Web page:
Losing weight prior to fertility treatment may not increase obese women's chance of having a baby, according to new research.
A US study found no significant differences in the rate of healthy live births in obese women who lost weight before undergoing fertility treatment, compared to a control group.
'Although it differs from current clinical standards of care, there's just not enough evidence to recommend preconception weight loss in women with obesity and unexplained infertility,' said lead author Professor Richard Legro, at the Pennsylvania State College of Medicine in Hershey, Pennsylvania.
The study, published in PLOS Medicine, recruited over 300 women aged 18-40 years old, who had at least one year of unexplained infertility and regular ovulation, and whose body mass index (BMI) was 30 or above. BMI is used as a screening tool to determine if an individual has a healthy weight in relation to their height.
The patients were randomised into two groups. One group was put on a weight-loss regimen comprising increased physical activity, a calorie-restricted diet and anti-obesity medication. This resulted in an average weight loss of seven percent. The control group were not guided to lose weight but did increase physical activity.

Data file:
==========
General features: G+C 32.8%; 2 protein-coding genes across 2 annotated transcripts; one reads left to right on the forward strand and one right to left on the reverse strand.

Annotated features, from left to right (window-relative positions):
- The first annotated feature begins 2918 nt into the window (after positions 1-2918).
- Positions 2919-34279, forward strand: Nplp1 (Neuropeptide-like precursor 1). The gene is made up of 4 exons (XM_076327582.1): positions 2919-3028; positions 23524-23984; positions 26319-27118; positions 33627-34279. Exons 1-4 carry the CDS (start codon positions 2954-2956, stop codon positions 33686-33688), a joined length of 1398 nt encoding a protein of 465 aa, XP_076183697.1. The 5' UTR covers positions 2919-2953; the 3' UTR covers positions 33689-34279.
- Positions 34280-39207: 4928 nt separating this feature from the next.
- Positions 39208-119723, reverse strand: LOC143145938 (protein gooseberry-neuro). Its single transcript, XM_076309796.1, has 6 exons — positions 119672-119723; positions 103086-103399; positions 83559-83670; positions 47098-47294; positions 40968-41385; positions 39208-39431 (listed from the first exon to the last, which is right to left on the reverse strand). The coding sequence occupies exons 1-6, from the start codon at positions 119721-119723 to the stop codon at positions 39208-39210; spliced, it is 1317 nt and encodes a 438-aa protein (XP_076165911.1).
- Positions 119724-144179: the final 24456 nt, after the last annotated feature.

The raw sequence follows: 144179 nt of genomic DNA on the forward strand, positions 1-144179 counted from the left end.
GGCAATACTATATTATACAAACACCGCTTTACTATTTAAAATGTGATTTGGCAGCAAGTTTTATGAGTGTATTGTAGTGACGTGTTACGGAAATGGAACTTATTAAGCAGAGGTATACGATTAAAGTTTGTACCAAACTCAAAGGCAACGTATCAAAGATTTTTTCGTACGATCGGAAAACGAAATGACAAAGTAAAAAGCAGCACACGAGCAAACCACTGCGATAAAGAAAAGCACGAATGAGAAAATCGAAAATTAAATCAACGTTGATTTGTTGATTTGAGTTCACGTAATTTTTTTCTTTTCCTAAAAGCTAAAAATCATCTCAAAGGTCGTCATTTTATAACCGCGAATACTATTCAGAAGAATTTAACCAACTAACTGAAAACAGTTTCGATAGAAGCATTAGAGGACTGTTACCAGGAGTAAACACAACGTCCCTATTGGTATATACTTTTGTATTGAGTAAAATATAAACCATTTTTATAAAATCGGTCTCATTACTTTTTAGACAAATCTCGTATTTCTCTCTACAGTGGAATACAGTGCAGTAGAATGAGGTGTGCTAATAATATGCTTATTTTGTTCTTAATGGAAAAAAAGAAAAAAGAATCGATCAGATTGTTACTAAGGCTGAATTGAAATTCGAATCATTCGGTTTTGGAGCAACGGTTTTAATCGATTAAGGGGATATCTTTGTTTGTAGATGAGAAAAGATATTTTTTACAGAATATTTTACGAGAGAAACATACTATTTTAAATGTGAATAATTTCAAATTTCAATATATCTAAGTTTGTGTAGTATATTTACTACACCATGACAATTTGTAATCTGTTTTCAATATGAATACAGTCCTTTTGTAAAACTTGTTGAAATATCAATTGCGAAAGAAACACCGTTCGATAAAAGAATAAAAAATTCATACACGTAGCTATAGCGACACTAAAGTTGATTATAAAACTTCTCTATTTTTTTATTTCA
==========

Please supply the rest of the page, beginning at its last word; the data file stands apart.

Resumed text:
These changes were in effect for 16 weeks. Patients who did not conceive naturally during this time were given fertility treatment of up to three cycles of ovarian stimulation and intrauterine insemination. This procedure involves the sperm being delivered directly into the uterus to increase fertilisation success.
Whilst the weight-loss group did not have increased success in resulting live births compared to the control group, some indicators of health did improve such as lowered blood pressure and a decrease in waist size.
According to the authors, these findings build on the increasing evidence from other studies that preconception weight loss for obese or overweight women before undergoing fertility treatment bears no benefit in improving live birth rates.
Dr Raj Mathur, head of the British Fertility Society and not involved in the study, told MailOnline, 'This study does encourage us to look at the outcome in patients planning IVF treatment, and also whether a rigid cut off BMI of 30 is justified for NHS eligibility purposes.'